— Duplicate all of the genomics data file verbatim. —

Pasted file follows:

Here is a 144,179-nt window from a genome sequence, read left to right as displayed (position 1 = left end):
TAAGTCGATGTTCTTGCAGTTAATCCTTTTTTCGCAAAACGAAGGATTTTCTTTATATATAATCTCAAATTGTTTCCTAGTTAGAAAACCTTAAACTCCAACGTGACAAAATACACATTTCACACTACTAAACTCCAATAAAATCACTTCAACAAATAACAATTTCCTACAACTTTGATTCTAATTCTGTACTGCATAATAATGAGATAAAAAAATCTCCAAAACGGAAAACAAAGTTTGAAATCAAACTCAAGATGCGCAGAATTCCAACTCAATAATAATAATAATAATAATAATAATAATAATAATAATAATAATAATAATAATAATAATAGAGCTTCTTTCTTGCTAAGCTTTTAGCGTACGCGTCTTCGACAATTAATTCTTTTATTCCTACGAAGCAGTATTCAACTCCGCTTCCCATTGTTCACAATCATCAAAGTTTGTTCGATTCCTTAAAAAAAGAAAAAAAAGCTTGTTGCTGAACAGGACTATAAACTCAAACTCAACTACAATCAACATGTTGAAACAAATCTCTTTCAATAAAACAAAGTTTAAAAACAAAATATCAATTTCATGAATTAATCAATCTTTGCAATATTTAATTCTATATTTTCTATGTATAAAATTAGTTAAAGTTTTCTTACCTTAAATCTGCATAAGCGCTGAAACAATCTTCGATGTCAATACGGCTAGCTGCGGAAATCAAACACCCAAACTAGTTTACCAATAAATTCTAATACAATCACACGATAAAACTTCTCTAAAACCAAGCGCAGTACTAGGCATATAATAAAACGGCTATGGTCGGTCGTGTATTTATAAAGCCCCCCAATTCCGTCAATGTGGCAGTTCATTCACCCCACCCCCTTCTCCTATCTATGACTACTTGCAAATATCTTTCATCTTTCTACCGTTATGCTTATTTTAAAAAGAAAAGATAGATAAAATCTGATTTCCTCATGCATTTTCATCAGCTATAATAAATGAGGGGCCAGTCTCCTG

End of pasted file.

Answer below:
Here is a 144,179-nt window from a genome sequence, read left to right as displayed (position 1 = left end):
TAAGTCGATGTTCTTGCAGTTAATCCTTTTTTCGCAAAACGAAGGATTTTCTTTATATATAATCTCAAATTGTTTCCTAGTTAGAAAACCTTAAACTCCAACGTGACAAAATACACATTTCACACTACTAAACTCCAATAAAATCACTTCAACAAATAACAATTTCCTACAACTTTGATTCTAATTCTGTACTGCATAATAATGAGATAAAAAAATCTCCAAAACGGAAAACAAAGTTTGAAATCAAACTCAAGATGCGCAGAATTCCAACTCAATAATAATAATAATAATAATAATAATAATAATAATAATAATAATAATAATAATAATAATAGAGCTTCTTTCTTGCTAAGCTTTTAGCGTACGCGTCTTCGACAATTAATTCTTTTATTCCTACGAAGCAGTATTCAACTCCGCTTCCCATTGTTCACAATCATCAAAGTTTGTTCGATTCCTTAAAAAAAGAAAAAAAAGCTTGTTGCTGAACAGGACTATAAACTCAAACTCAACTACAATCAACATGTTGAAACAAATCTCTTTCAATAAAACAAAGTTTAAAAACAAAATATCAATTTCATGAATTAATCAATCTTTGCAATATTTAATTCTATATTTTCTATGTATAAAATTAGTTAAAGTTTTCTTACCTTAAATCTGCATAAGCGCTGAAACAATCTTCGATGTCAATACGGCTAGCTGCGGAAATCAAACACCCAAACTAGTTTACCAATAAATTCTAATACAATCACACGATAAAACTTCTCTAAAACCAAGCGCAGTACTAGGCATATAATAAAACGGCTATGGTCGGTCGTGTATTTATAAAGCCCCCCAATTCCGTCAATGTGGCAGTTCATTCACCCCACCCCCTTCTCCTATCTATGACTACTTGCAAATATCTTTCATCTTTCTACCGTTATGCTTATTTTAAAAAGAAAAGATAGATAAAATCTGATTTCCTCATGCATTTTCATCAGCTATAATAAATGAGGGGCCAGTCTCCTG